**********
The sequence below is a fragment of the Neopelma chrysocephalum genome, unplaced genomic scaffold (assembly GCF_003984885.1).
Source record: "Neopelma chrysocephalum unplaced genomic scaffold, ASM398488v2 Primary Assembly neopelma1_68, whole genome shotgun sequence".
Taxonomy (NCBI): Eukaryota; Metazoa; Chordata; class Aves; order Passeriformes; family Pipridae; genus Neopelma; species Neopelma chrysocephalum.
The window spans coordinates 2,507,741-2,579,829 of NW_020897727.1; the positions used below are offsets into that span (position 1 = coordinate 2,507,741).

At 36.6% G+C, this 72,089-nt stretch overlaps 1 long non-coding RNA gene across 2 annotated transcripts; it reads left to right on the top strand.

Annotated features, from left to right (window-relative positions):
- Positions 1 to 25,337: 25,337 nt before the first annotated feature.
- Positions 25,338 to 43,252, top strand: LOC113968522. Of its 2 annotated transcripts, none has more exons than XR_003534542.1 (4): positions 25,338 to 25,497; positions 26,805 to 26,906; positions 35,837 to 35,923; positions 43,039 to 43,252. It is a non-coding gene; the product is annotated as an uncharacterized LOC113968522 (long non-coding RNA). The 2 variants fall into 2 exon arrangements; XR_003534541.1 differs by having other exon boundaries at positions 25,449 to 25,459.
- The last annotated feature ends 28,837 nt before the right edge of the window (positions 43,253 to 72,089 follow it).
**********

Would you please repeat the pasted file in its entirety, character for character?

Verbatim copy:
The sequence below is a fragment of the Neopelma chrysocephalum genome, unplaced genomic scaffold (assembly GCF_003984885.1).
Source record: "Neopelma chrysocephalum unplaced genomic scaffold, ASM398488v2 Primary Assembly neopelma1_68, whole genome shotgun sequence".
Taxonomy (NCBI): Eukaryota; Metazoa; Chordata; class Aves; order Passeriformes; family Pipridae; genus Neopelma; species Neopelma chrysocephalum.
The window spans coordinates 2,507,741-2,579,829 of NW_020897727.1; the positions used below are offsets into that span (position 1 = coordinate 2,507,741).

At 36.6% G+C, this 72,089-nt stretch overlaps 1 long non-coding RNA gene across 2 annotated transcripts; it reads left to right on the top strand.

Annotated features, from left to right (window-relative positions):
- Positions 1 to 25,337: 25,337 nt before the first annotated feature.
- Positions 25,338 to 43,252, top strand: LOC113968522. Of its 2 annotated transcripts, none has more exons than XR_003534542.1 (4): positions 25,338 to 25,497; positions 26,805 to 26,906; positions 35,837 to 35,923; positions 43,039 to 43,252. It is a non-coding gene; the product is annotated as an uncharacterized LOC113968522 (long non-coding RNA). The 2 variants fall into 2 exon arrangements; XR_003534541.1 differs by having other exon boundaries at positions 25,449 to 25,459.
- The last annotated feature ends 28,837 nt before the right edge of the window (positions 43,253 to 72,089 follow it).